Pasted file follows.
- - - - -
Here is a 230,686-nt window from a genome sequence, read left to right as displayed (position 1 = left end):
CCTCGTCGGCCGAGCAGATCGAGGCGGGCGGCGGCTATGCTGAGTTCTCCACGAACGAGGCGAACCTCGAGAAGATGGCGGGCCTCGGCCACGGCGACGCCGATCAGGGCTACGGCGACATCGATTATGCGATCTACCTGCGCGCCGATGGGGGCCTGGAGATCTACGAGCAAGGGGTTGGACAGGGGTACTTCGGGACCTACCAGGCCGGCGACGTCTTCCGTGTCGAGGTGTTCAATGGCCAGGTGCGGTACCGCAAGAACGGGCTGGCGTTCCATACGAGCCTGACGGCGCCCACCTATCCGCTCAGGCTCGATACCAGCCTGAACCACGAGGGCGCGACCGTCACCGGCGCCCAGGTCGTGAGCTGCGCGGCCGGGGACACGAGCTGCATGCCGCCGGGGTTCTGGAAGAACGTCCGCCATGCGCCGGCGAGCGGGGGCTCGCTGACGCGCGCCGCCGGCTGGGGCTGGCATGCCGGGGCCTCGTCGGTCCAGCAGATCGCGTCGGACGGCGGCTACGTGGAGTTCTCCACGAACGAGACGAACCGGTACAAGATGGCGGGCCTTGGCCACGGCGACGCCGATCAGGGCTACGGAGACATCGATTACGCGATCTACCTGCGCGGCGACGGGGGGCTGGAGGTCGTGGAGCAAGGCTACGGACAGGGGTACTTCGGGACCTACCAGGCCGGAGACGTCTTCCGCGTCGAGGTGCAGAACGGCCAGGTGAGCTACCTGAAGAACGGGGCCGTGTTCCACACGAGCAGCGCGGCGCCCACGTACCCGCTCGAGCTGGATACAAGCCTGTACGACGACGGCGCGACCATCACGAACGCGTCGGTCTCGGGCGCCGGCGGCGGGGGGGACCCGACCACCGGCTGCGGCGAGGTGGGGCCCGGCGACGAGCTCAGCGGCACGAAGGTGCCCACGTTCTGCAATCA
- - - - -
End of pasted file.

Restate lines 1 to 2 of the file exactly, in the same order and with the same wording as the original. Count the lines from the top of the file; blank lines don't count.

Here is a 230,686-nt window from a genome sequence, read left to right as displayed (position 1 = left end):
CCTCGTCGGCCGAGCAGATCGAGGCGGGCGGCGGCTATGCTGAGTTCTCCACGAACGAGGCGAACCTCGAGAAGATGGCGGGCCTCGGCCACGGCGACGCCGATCAGGGCTACGGCGACATCGATTATGCGATCTACCTGCGCGCCGATGGGGGCCTGGAGATCTACGAGCAAGGGGTTGGACAGGGGTACTTCGGGACCTACCAGGCCGGCGACGTCTTCCGTGTCGAGGTGTTCAATGGCCAGGTGCGGTACCGCAAGAACGGGCTGGCGTTCCATACGAGCCTGACGGCGCCCACCTATCCGCTCAGGCTCGATACCAGCCTGAACCACGAGGGCGCGACCGTCACCGGCGCCCAGGTCGTGAGCTGCGCGGCCGGGGACACGAGCTGCATGCCGCCGGGGTTCTGGAAGAACGTCCGCCATGCGCCGGCGAGCGGGGGCTCGCTGACGCGCGCCGCCGGCTGGGGCTGGCATGCCGGGGCCTCGTCGGTCCAGCAGATCGCGTCGGACGGCGGCTACGTGGAGTTCTCCACGAACGAGACGAACCGGTACAAGATGGCGGGCCTTGGCCACGGCGACGCCGATCAGGGCTACGGAGACATCGATTACGCGATCTACCTGCGCGGCGACGGGGGGCTGGAGGTCGTGGAGCAAGGCTACGGACAGGGGTACTTCGGGACCTACCAGGCCGGAGACGTCTTCCGCGTCGAGGTGCAGAACGGCCAGGTGAGCTACCTGAAGAACGGGGCCGTGTTCCACACGAGCAGCGCGGCGCCCACGTACCCGCTCGAGCTGGATACAAGCCTGTACGACGACGGCGCGACCATCACGAACGCGTCGGTCTCGGGCGCCGGCGGCGGGGGGGACCCGACCACCGGCTGCGGCGAGGTGGGGCCCGGCGACGAGCTCAGCGGCACGAAGGTGCCCACGTTCTGCAATCA